Well, just watched Hostel - and I've got Saw II recorded ready to go, too...
I thought, to hell with it, I'll sit down and bear the gruesome and see what the hype is, or was, all about.
I'm not sure I worked it out. Hostel was okay but certainly not one of the most gruesome flicks I've ever seen, nor one of the best storylines, either. But it did make me think about things...
Hostel, Saw (and its sequels), Wolf Creek, The Hills Have Eyes - all of these flicks use 'loud' horror to express their story, and these movies are raking in the money at the cinemas. People love this shit.
Back when I was a teenager (God, so long ago now), I used to love this shit too; loved watching the most violent, disgusting flicks I could find. The more blood spilled the better. But now, I can barely watch when they show the blade slipping into the calf and slicing... Perhaps it's because I'm older and I value life more.
There are two quite dramatically different schools of horror; loud and quiet (there might very well be more, but these are my thoughts so if I say two, then two shall it be). Loud evokes feelings of disgust, while quiet causes shivers and feelings of fear, or fright, without actually showing anything (or everything).
I'm more a man of the quiet school. To me, the things that you don't see, or perhaps only glimpse from the corner of your eye, are the things that scare me best. Okay, sure, your loving next-door neighbour with the fetish for leather aprons, clamps, rusty blunt scalpels and hooks, and who knows where you leave your spare back door key, is pretty damn frightening, but that's different. It's a different kind of horror.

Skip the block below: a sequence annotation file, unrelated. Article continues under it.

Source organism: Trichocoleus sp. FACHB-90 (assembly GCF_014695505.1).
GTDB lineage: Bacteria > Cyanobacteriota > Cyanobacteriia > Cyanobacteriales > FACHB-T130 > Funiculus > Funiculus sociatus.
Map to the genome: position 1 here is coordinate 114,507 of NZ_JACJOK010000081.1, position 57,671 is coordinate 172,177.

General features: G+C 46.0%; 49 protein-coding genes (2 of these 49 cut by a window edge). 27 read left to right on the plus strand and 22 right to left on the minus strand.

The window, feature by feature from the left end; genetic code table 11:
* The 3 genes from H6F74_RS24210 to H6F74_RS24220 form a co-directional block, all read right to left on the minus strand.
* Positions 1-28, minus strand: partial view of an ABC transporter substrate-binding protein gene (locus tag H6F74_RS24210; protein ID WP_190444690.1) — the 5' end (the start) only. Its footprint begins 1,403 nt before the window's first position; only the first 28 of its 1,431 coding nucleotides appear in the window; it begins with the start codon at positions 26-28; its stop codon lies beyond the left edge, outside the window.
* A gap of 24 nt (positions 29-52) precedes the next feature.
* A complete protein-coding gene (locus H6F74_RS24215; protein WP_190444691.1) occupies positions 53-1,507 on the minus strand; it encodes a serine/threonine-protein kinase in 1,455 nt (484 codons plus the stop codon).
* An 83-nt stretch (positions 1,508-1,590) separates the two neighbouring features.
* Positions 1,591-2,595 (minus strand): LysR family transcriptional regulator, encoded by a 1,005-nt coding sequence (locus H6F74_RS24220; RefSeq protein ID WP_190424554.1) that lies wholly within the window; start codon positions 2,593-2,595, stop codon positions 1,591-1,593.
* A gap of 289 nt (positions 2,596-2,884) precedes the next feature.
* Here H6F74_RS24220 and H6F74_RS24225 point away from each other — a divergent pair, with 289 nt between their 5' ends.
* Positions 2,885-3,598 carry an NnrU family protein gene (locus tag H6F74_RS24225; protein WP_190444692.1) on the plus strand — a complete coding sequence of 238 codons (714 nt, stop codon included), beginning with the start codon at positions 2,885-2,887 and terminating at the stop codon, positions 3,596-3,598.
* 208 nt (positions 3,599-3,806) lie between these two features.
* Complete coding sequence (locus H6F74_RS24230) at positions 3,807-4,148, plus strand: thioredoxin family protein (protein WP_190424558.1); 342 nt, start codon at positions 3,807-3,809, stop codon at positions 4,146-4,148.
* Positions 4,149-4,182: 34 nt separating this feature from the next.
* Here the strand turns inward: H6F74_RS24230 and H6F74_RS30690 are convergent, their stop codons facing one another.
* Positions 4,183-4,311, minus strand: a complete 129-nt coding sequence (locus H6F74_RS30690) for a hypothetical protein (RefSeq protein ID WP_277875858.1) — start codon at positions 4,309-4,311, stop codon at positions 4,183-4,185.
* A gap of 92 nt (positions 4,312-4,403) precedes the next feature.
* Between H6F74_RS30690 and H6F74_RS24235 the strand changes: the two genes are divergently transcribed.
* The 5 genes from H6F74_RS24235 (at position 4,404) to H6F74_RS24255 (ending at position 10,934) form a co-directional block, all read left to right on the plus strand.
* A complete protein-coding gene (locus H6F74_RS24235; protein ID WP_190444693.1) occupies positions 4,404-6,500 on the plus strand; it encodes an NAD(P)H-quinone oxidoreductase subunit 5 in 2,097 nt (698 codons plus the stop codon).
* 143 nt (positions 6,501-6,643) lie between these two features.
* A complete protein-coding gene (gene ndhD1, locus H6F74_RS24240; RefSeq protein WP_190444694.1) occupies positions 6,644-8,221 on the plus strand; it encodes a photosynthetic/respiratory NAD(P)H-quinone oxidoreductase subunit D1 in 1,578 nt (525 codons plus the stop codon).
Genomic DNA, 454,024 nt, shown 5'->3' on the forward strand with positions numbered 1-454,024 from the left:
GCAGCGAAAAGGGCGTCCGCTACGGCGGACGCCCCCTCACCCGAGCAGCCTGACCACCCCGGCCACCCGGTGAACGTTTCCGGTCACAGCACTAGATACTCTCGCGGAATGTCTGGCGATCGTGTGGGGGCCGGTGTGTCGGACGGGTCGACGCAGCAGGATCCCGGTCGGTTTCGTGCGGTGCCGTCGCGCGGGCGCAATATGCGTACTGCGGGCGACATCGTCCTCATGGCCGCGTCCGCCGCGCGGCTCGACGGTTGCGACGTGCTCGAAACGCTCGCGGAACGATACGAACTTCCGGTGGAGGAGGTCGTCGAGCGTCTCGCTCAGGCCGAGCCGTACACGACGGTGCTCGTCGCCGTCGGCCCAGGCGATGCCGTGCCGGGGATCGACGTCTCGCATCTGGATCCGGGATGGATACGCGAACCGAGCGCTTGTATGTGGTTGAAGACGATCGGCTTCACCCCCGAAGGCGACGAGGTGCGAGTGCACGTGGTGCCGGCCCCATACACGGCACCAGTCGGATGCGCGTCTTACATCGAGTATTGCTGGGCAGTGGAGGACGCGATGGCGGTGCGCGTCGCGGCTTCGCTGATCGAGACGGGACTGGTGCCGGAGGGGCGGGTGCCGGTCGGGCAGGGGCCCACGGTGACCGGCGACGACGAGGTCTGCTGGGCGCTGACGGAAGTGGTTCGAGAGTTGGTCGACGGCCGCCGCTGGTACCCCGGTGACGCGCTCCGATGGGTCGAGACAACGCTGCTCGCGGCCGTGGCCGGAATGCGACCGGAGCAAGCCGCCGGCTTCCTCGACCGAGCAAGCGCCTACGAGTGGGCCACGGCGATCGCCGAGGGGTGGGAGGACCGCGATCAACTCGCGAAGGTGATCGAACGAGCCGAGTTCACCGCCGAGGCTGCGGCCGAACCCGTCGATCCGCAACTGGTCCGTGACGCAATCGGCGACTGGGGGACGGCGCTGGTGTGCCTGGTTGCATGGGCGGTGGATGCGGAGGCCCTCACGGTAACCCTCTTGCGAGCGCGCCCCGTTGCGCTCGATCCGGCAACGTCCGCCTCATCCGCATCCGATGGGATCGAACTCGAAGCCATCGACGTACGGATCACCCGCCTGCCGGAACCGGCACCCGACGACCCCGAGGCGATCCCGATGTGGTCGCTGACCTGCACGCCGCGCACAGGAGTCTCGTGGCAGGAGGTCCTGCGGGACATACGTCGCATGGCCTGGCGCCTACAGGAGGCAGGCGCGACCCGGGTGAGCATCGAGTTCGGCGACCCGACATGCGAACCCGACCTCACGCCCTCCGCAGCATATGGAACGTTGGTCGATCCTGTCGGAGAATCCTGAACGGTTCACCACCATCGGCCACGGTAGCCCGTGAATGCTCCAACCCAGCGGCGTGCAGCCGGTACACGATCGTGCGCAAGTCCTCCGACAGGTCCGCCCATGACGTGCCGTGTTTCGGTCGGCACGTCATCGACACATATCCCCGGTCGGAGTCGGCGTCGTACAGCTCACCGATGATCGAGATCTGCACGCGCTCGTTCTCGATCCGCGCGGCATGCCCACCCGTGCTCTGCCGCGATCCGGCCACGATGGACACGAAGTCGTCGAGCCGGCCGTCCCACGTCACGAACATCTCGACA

And I'm not sure I can explain why, clearly.
One is a fear of what might be done to you; the violation of your body, your sacred temple. It's the thought of that loon peeling off a steak of flesh while you thrash and scream, helpless to do otherwise. It's the terror of such pain, of such deformity. And in our most fucked up world, well, this type of thing is horrifying because it happens! Wolf Creek was based - perhaps loosely - on real events. The simple fact of the matter is that people torture people for no reason. And we, the sick voyers that we are, wanna watch. We get off on it.
But where is the fun in that? That shit happens in our world, and I choose to watch horror to escape from reality. Watching horror-snuff flicks just reminds me of what humans really are capable of. It does nothing to make me feel better about things. Sure, I might go, well struth mate, I'm sure as heck glad I'm not that poor unfortunate bastard, but at the end of the day, when I turn off the DVD, I'm more depressed than when I started watching because now I know so much more about humans. It's frightening what we can do...
Quiet horror, on the other hand, doesn't show you these extremes. It lets your mind play games with you. You're never quite sure what could happen. There could be torture, they may be things in the dark that are after you, or there might be nothing more than just your imagination and upbringing causing you strife. It's psychological. And it's spooky because it's more removed from reality than that torturous prick next door. Spooky in a different way, and certainly more enjoyable - for me, at least.
That's they key to the village; I like quiet horror because I find it more enjoyable than loud horror. You have to take that leap of faith and believe in the story, then the scares come. Once the flick finishes, you go on back to your real life and go, phew, what a rush. But you feel safe in your world 'cos you know there aren't any monsters, there are no ghosts.
You don't have to worry about the creaking floorboard in the middle of the night...
1 day ago